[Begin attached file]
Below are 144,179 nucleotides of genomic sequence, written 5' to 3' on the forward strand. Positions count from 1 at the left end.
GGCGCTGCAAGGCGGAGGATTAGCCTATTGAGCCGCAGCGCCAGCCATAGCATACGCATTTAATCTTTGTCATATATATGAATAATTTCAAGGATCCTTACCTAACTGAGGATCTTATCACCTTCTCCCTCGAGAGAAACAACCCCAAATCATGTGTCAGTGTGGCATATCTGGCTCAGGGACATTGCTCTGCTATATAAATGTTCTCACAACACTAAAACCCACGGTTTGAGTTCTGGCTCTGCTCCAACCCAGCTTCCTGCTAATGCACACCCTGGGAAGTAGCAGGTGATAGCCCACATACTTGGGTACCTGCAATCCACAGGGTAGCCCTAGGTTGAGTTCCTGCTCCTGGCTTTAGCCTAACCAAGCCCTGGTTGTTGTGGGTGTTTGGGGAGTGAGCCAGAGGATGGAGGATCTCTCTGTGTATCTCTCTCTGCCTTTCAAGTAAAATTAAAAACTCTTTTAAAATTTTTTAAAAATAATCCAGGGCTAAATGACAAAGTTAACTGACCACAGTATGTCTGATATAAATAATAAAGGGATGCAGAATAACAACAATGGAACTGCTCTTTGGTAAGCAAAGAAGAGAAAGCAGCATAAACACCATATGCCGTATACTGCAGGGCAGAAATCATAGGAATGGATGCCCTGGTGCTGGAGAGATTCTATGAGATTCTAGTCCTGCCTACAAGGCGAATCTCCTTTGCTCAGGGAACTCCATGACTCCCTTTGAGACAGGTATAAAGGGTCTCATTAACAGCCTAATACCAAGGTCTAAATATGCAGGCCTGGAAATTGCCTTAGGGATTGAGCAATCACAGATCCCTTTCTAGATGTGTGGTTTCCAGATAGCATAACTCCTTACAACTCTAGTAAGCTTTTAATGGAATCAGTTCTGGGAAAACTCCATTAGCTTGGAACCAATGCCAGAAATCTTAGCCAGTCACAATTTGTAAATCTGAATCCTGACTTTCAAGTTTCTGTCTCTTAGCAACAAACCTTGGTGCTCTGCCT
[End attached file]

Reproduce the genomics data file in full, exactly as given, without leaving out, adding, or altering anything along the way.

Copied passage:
Below are 144,179 nucleotides of genomic sequence, written 5' to 3' on the forward strand. Positions count from 1 at the left end.
GGCGCTGCAAGGCGGAGGATTAGCCTATTGAGCCGCAGCGCCAGCCATAGCATACGCATTTAATCTTTGTCATATATATGAATAATTTCAAGGATCCTTACCTAACTGAGGATCTTATCACCTTCTCCCTCGAGAGAAACAACCCCAAATCATGTGTCAGTGTGGCATATCTGGCTCAGGGACATTGCTCTGCTATATAAATGTTCTCACAACACTAAAACCCACGGTTTGAGTTCTGGCTCTGCTCCAACCCAGCTTCCTGCTAATGCACACCCTGGGAAGTAGCAGGTGATAGCCCACATACTTGGGTACCTGCAATCCACAGGGTAGCCCTAGGTTGAGTTCCTGCTCCTGGCTTTAGCCTAACCAAGCCCTGGTTGTTGTGGGTGTTTGGGGAGTGAGCCAGAGGATGGAGGATCTCTCTGTGTATCTCTCTCTGCCTTTCAAGTAAAATTAAAAACTCTTTTAAAATTTTTTAAAAATAATCCAGGGCTAAATGACAAAGTTAACTGACCACAGTATGTCTGATATAAATAATAAAGGGATGCAGAATAACAACAATGGAACTGCTCTTTGGTAAGCAAAGAAGAGAAAGCAGCATAAACACCATATGCCGTATACTGCAGGGCAGAAATCATAGGAATGGATGCCCTGGTGCTGGAGAGATTCTATGAGATTCTAGTCCTGCCTACAAGGCGAATCTCCTTTGCTCAGGGAACTCCATGACTCCCTTTGAGACAGGTATAAAGGGTCTCATTAACAGCCTAATACCAAGGTCTAAATATGCAGGCCTGGAAATTGCCTTAGGGATTGAGCAATCACAGATCCCTTTCTAGATGTGTGGTTTCCAGATAGCATAACTCCTTACAACTCTAGTAAGCTTTTAATGGAATCAGTTCTGGGAAAACTCCATTAGCTTGGAACCAATGCCAGAAATCTTAGCCAGTCACAATTTGTAAATCTGAATCCTGACTTTCAAGTTTCTGTCTCTTAGCAACAAACCTTGGTGCTCTGCCT